All Things Considered
All Things Considered
Monday, July 19, 2010

Minnesota Public Radio Stories


National Public Radio Stories

  • Expectations Low As Donors Meet In Afghanistan
    Secretary of State Hillary Clinton arrived in Kabul for an international donors' conference Tuesday. Afghan President Hamid Karzai, his administration plagued by allegations of corruption, will plead for more local control of the billions of dollars in aid. But war-weary Afghans wonder if the event will produce anything more than symbolism.
  • Expert Backs Limited U.S. Presence In Afghanistan
    Richard Haass is no stranger to thinking about the war in Afghanistan. In George W. Bush's administration, he served as U.S. coordinator for policy toward the future of Afghanistan, and is now president of the Council on Foreign Relations. Haass tells NPR's Robert Siegel that he favors a more limited U.S. presence in Afghanistan, putting more aid into local forces instead of giving it to a corrupt central government. And, he says, he would negotiate directly with the Taliban.
  • Marine's Ballet A Moving Tribute To Time In Iraq
    When he returned from active duty in Fallujah, Iraq, Marine Sgt. Roman Baca choreographed the ballet Homecoming inspired by letters from loved ones to Americans serving in Iraq. Baca says he felt that focusing on the wives and girlfriends and mothers "would in turn highlight the soldier, but tell the story from a very human view."
  • Hello Ladies: Old Spice's Wildly Successful Ad Model
    The recent media campaign took social media marketing to an entirely new level. The YouTube videos -- featuring a sultry-voiced, over-the-top ladies man -- managed to attract more online views in 24 hours than Susan Boyle's singing and President Obama's victory speech.
  • In The Land Of Mao, A Rising Tide Of Christianity
    An explosion of religious belief has accompanied the last 30 years of economic reform in China — and some estimates indicate that Christians now outnumber communists. Authorities are struggling with how to control the growth.
  • Book Review: Bernice McFadden's 'Glorious'
    Alan Cheuse reviews Bernice McFadden's new novel, Glorious. It's the story of a black woman born in the South who becomes, briefly, one of the central figures of the Harlem Renaissance.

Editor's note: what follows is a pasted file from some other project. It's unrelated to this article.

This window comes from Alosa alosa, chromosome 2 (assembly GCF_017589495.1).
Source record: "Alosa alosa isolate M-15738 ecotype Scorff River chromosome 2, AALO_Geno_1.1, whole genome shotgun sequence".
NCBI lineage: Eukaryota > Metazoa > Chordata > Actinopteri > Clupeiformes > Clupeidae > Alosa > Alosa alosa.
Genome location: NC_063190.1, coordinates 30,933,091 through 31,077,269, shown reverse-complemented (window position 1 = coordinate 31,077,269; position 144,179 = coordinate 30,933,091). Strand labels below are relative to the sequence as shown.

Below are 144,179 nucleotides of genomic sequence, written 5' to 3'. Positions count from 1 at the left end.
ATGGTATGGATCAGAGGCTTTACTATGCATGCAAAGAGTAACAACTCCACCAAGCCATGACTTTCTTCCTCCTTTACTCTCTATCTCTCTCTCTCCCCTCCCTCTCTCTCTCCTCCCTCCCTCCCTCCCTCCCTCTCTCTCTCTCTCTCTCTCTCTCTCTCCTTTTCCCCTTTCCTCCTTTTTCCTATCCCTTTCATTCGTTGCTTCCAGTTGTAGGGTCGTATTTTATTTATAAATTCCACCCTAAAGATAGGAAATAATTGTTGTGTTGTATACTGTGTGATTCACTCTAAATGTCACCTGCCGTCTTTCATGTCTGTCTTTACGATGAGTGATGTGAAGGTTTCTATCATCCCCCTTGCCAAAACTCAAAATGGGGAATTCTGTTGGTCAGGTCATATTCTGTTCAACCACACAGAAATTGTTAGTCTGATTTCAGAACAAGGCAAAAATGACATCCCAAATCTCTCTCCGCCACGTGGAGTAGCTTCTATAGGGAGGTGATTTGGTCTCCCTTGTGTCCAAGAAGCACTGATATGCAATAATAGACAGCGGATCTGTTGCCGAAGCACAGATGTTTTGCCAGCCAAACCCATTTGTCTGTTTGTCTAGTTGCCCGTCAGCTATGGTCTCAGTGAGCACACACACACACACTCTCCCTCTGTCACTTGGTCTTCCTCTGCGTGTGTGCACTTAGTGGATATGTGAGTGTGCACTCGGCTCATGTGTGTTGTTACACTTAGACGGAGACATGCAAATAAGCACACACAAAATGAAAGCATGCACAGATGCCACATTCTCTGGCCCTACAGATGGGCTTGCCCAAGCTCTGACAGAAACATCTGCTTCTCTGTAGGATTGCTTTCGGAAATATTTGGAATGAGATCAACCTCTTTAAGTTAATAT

• With Sales Lagging, Lilith Fair Faces Question Of Relevance
    Lilith Fair was one of the most successful touring festivals of the 1990s. Founded by singer-songwriter Sarah McLachlan and friends, it featured a lineup of female solo artists and women-led bands. The festival is back this summer after a 10-year hiatus, but slow ticket sales raise questions about whether a women's music festival is necessary in 2010.
  • Spill Chief: Seepage On Seafloor Not Cause For Alarm
    An oil and gas seep on the seafloor near BP's damaged oil well is not cause for alarm, according to the head of the federal response to the Gulf spill. As a result, Adm. Thad Allen has told BP it can keep the cap on the well closed for at least another 24 hours. Robert Siegel talks to NPR's Richard Harris for the latest.
  • Mixed Messages From Government, BP On Oil Spill
    Last week, the damaged oil well in the Gulf of Mexico stopped flowing for the first time in almost 3 months. It was a brief moment of victory for BP and the government. But both parties now disagree over the next step. BP says it would like to keep the cap on until the relief wells are finished. The government would prefer to open up the cap and siphon oil to the surface. Michele Norris talks to Paul Argenti, professor of corporate communication at Dartmouth's Tuck School of Business, about the mixed messages.
  • NASA Waits For Spirit To Send Signal From Mars
    The Mars rover Spirit has been in a deep sleep for the long, cold Martian winter, and scientists aren't sure what shape the seven-year-old mobile outpost will be in when it awakes. On the opposite side of the planet, Spirit's twin, Opportunity, continues trudging along its 12-mile trek.

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